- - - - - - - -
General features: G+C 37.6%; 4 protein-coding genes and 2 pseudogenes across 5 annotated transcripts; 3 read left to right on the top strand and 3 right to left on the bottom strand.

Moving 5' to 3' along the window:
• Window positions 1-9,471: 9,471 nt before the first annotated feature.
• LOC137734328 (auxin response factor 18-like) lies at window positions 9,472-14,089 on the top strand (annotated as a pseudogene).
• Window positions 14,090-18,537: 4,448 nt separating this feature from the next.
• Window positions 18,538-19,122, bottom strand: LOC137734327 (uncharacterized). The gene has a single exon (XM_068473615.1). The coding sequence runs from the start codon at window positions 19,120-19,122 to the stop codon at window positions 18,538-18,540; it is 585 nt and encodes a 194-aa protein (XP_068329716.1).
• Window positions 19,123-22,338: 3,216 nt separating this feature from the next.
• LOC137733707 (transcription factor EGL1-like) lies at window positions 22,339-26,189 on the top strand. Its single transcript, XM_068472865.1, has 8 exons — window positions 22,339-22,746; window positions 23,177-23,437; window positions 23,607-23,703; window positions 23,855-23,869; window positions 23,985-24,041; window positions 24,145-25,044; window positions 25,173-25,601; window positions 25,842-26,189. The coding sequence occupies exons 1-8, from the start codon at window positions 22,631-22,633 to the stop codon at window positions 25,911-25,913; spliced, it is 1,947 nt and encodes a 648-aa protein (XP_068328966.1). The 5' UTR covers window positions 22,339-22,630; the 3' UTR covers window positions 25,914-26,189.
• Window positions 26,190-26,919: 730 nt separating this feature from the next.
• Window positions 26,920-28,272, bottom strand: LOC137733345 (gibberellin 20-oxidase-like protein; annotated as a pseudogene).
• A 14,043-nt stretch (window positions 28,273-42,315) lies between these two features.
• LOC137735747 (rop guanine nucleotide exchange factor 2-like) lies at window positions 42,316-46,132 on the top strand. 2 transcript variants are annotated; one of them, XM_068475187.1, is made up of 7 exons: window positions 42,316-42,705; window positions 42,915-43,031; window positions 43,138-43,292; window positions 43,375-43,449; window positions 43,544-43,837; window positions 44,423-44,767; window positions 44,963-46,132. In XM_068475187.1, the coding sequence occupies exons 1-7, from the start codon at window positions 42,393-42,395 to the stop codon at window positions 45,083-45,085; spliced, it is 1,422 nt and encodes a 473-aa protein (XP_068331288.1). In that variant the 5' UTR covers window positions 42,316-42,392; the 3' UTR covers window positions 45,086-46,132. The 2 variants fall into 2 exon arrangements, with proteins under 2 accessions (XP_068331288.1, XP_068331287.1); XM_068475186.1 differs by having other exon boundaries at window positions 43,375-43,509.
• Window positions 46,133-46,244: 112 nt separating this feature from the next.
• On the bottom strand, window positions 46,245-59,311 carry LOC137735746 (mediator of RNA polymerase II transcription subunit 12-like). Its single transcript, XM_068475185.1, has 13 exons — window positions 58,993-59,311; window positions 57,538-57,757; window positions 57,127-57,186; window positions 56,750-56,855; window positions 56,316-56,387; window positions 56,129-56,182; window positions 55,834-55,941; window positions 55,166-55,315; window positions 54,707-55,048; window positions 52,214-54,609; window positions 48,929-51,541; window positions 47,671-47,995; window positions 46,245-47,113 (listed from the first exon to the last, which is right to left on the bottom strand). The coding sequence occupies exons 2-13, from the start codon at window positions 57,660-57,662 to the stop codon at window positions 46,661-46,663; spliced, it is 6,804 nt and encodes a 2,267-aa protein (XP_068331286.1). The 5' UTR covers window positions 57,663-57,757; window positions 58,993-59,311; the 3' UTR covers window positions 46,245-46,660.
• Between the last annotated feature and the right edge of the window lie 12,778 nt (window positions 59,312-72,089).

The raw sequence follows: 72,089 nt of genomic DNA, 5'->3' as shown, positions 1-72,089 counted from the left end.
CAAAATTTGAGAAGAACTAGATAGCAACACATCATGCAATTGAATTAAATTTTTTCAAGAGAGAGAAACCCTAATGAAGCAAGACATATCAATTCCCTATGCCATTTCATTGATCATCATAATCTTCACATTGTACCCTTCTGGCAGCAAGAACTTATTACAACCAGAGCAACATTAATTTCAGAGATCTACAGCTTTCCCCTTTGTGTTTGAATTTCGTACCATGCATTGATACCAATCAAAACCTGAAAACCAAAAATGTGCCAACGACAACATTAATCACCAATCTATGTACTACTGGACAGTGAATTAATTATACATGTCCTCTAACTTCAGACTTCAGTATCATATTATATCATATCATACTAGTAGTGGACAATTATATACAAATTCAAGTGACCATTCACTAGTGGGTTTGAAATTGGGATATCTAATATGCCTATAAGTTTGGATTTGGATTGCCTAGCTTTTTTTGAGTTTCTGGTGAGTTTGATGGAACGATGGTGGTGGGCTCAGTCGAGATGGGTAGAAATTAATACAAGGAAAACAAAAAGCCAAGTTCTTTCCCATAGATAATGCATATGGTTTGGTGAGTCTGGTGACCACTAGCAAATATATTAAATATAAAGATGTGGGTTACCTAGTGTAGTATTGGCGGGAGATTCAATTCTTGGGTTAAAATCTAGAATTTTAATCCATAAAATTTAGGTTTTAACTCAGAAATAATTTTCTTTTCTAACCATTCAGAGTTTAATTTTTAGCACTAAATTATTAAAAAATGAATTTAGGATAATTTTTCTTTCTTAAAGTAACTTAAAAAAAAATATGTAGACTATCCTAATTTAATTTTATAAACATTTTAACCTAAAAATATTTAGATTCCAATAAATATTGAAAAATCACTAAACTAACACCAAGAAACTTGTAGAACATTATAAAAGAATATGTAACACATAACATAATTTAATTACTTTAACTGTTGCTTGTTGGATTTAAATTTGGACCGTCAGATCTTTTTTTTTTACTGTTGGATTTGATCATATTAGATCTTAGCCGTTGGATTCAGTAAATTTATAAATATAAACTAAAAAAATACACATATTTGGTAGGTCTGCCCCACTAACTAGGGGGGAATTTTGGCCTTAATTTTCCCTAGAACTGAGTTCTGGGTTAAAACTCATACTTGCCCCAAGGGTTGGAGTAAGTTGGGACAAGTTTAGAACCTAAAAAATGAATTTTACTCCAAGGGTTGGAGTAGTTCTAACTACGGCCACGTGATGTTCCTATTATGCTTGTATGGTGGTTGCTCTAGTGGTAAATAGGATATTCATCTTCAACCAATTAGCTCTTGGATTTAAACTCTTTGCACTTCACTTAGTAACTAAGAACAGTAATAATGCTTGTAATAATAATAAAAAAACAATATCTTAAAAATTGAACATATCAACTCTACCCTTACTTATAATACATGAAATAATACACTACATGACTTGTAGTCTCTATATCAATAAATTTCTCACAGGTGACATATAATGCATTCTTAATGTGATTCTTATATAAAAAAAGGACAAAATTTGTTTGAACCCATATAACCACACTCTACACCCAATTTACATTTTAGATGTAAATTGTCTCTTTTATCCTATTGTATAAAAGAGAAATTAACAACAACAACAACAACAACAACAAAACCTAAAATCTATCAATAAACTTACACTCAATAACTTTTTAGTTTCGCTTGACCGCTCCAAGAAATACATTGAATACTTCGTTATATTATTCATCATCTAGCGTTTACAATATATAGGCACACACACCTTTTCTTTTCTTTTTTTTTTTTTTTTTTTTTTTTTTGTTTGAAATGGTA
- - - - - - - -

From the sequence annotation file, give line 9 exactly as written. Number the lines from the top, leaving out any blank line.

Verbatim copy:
• Window positions 26,190-26,919: 730 nt separating this feature from the next.